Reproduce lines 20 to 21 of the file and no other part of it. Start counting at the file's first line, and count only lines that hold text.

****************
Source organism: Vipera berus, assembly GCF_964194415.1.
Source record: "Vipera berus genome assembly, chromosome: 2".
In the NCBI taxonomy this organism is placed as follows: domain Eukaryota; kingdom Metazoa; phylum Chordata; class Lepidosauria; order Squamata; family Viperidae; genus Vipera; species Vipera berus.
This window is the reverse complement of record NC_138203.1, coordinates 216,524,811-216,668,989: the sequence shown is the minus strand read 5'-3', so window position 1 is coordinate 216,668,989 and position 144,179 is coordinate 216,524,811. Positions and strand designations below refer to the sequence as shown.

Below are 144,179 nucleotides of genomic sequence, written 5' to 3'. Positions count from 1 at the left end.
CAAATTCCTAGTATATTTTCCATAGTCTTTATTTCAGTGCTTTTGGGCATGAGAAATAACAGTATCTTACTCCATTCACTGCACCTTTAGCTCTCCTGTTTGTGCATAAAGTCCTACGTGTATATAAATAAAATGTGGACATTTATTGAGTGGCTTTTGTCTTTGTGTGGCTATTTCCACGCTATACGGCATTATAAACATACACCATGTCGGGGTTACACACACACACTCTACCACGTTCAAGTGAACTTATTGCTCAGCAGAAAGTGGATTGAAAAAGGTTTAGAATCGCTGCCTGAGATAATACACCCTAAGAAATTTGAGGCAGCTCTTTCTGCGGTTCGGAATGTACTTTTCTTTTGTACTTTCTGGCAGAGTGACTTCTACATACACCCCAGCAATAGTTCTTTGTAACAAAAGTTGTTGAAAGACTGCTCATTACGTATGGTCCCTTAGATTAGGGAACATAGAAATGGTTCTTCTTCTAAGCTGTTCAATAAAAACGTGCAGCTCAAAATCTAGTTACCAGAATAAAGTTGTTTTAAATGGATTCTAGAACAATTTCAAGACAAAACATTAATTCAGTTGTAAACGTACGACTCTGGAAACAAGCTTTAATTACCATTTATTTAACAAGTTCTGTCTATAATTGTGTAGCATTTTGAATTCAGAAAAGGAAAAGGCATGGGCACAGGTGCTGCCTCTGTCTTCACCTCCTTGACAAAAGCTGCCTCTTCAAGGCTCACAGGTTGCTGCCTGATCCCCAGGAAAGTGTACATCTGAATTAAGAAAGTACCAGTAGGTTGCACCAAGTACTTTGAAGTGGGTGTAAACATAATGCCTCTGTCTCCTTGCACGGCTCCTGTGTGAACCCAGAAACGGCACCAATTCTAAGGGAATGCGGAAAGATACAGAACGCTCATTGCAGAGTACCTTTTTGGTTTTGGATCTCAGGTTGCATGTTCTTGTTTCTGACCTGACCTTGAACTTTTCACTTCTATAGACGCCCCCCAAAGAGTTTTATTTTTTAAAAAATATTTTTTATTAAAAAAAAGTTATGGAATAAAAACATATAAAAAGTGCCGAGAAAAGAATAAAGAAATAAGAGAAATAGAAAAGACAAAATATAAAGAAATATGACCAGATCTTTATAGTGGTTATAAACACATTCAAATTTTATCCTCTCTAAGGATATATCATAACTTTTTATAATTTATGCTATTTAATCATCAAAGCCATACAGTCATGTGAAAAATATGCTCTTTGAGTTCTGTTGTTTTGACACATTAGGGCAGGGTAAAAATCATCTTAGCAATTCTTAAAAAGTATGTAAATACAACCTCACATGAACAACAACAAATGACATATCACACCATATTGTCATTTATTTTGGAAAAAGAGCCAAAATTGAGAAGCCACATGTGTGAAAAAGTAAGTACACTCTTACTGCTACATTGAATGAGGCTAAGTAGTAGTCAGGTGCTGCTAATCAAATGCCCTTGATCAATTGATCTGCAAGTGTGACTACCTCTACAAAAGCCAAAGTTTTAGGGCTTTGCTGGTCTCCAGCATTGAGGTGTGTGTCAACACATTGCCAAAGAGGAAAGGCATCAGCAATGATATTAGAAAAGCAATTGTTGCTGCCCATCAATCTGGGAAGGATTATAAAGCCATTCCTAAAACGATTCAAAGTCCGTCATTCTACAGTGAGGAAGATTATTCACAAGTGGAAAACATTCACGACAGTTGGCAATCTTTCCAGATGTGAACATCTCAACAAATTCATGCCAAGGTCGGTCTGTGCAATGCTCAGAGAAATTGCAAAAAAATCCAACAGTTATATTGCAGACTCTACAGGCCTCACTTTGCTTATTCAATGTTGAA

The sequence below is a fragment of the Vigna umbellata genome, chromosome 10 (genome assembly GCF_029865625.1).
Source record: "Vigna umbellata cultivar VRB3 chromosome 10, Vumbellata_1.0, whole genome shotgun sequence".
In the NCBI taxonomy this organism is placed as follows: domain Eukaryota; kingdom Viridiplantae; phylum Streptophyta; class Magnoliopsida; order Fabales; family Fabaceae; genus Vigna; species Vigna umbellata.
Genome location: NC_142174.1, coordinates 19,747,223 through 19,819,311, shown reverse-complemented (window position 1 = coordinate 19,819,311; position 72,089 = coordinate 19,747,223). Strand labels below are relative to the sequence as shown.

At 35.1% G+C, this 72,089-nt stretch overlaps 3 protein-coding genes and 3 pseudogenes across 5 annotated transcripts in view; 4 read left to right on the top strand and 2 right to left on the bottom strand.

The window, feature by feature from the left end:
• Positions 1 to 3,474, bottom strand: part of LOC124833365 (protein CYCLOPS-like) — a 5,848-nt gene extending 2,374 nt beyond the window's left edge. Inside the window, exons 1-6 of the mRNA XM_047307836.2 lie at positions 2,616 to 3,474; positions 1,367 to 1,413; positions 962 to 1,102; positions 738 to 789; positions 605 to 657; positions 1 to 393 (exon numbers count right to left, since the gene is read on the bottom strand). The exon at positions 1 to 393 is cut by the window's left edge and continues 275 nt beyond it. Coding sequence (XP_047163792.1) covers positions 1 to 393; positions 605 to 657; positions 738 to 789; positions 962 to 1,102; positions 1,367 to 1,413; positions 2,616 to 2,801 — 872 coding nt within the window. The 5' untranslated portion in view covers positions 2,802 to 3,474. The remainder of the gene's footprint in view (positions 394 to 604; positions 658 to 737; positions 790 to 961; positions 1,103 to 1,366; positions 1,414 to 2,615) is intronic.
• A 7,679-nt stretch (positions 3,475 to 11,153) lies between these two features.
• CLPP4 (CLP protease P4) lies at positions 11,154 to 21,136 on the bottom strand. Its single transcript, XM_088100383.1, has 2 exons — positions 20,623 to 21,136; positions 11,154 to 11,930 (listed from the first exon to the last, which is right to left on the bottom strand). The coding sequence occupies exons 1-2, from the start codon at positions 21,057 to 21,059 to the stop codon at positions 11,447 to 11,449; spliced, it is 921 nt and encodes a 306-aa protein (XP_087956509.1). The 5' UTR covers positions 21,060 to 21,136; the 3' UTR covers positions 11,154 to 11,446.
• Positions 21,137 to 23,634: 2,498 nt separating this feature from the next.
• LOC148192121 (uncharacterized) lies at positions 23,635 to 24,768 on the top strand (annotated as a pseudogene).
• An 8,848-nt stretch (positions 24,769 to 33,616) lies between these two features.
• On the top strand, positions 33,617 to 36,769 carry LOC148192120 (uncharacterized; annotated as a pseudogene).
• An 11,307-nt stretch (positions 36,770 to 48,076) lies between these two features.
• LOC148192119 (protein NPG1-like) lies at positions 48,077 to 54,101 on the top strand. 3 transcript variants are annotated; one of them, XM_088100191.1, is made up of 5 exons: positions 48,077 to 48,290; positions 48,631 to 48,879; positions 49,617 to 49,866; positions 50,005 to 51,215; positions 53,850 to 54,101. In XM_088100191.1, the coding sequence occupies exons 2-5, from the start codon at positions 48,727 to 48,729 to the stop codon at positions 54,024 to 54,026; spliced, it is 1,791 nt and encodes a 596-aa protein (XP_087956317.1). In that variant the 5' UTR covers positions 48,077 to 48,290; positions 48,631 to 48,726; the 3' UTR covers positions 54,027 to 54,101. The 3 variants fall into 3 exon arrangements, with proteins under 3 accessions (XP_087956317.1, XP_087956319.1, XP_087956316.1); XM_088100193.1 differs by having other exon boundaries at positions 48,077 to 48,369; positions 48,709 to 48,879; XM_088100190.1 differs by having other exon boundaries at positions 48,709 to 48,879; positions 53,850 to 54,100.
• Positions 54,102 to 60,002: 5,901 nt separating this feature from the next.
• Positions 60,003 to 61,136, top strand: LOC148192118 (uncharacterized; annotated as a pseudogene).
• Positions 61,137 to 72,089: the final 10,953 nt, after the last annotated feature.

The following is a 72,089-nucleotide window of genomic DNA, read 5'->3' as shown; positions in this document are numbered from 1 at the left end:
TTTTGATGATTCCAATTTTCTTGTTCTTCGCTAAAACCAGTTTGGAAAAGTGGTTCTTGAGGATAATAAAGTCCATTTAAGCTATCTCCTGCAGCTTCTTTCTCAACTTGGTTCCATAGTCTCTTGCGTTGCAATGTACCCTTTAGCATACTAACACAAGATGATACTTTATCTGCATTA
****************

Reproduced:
• An 11,307-nt stretch (positions 36,770 to 48,076) lies between these two features.
• LOC148192119 (protein NPG1-like) lies at positions 48,077 to 54,101 on the top strand. 3 transcript variants are annotated; one of them, XM_088100191.1, is made up of 5 exons: positions 48,077 to 48,290; positions 48,631 to 48,879; positions 49,617 to 49,866; positions 50,005 to 51,215; positions 53,850 to 54,101. In XM_088100191.1, the coding sequence occupies exons 2-5, from the start codon at positions 48,727 to 48,729 to the stop codon at positions 54,024 to 54,026; spliced, it is 1,791 nt and encodes a 596-aa protein (XP_087956317.1). In that variant the 5' UTR covers positions 48,077 to 48,290; positions 48,631 to 48,726; the 3' UTR covers positions 54,027 to 54,101. The 3 variants fall into 3 exon arrangements, with proteins under 3 accessions (XP_087956317.1, XP_087956319.1, XP_087956316.1); XM_088100193.1 differs by having other exon boundaries at positions 48,077 to 48,369; positions 48,709 to 48,879; XM_088100190.1 differs by having other exon boundaries at positions 48,709 to 48,879; positions 53,850 to 54,100.